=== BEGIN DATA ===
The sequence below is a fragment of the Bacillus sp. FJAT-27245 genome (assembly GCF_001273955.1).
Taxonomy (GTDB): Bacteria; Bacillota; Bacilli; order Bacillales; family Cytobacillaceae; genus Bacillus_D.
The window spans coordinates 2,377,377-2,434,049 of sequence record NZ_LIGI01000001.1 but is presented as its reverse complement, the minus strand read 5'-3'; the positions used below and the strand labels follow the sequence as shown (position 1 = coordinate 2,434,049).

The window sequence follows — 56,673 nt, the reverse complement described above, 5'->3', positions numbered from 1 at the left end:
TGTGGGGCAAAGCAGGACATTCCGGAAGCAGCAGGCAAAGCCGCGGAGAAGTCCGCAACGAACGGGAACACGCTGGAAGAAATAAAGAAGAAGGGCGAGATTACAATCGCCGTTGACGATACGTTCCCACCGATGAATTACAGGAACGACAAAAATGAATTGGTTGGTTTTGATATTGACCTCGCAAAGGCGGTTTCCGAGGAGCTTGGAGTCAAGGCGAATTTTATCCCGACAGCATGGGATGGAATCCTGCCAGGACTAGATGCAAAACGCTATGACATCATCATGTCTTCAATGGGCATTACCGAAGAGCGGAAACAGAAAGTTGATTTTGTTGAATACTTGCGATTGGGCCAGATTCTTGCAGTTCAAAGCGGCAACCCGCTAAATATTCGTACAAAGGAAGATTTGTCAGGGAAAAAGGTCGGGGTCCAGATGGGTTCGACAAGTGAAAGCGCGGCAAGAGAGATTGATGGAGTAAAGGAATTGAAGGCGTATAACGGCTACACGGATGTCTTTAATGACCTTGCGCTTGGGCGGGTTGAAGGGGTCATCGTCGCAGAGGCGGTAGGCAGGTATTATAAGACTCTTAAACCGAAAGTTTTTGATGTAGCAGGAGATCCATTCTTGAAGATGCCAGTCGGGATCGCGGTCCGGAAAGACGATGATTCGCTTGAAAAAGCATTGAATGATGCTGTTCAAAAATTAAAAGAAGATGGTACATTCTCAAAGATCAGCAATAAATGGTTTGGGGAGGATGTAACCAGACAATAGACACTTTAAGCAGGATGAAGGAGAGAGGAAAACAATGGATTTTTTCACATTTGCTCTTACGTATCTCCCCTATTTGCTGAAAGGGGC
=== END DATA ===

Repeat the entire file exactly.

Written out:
The sequence below is a fragment of the Bacillus sp. FJAT-27245 genome (assembly GCF_001273955.1).
Taxonomy (GTDB): Bacteria; Bacillota; Bacilli; order Bacillales; family Cytobacillaceae; genus Bacillus_D.
The window spans coordinates 2,377,377-2,434,049 of sequence record NZ_LIGI01000001.1 but is presented as its reverse complement, the minus strand read 5'-3'; the positions used below and the strand labels follow the sequence as shown (position 1 = coordinate 2,434,049).

The window sequence follows — 56,673 nt, the reverse complement described above, 5'->3', positions numbered from 1 at the left end:
TGTGGGGCAAAGCAGGACATTCCGGAAGCAGCAGGCAAAGCCGCGGAGAAGTCCGCAACGAACGGGAACACGCTGGAAGAAATAAAGAAGAAGGGCGAGATTACAATCGCCGTTGACGATACGTTCCCACCGATGAATTACAGGAACGACAAAAATGAATTGGTTGGTTTTGATATTGACCTCGCAAAGGCGGTTTCCGAGGAGCTTGGAGTCAAGGCGAATTTTATCCCGACAGCATGGGATGGAATCCTGCCAGGACTAGATGCAAAACGCTATGACATCATCATGTCTTCAATGGGCATTACCGAAGAGCGGAAACAGAAAGTTGATTTTGTTGAATACTTGCGATTGGGCCAGATTCTTGCAGTTCAAAGCGGCAACCCGCTAAATATTCGTACAAAGGAAGATTTGTCAGGGAAAAAGGTCGGGGTCCAGATGGGTTCGACAAGTGAAAGCGCGGCAAGAGAGATTGATGGAGTAAAGGAATTGAAGGCGTATAACGGCTACACGGATGTCTTTAATGACCTTGCGCTTGGGCGGGTTGAAGGGGTCATCGTCGCAGAGGCGGTAGGCAGGTATTATAAGACTCTTAAACCGAAAGTTTTTGATGTAGCAGGAGATCCATTCTTGAAGATGCCAGTCGGGATCGCGGTCCGGAAAGACGATGATTCGCTTGAAAAAGCATTGAATGATGCTGTTCAAAAATTAAAAGAAGATGGTACATTCTCAAAGATCAGCAATAAATGGTTTGGGGAGGATGTAACCAGACAATAGACACTTTAAGCAGGATGAAGGAGAGAGGAAAACAATGGATTTTTTCACATTTGCTCTTACGTATCTCCCCTATTTGCTGAAAGGGGC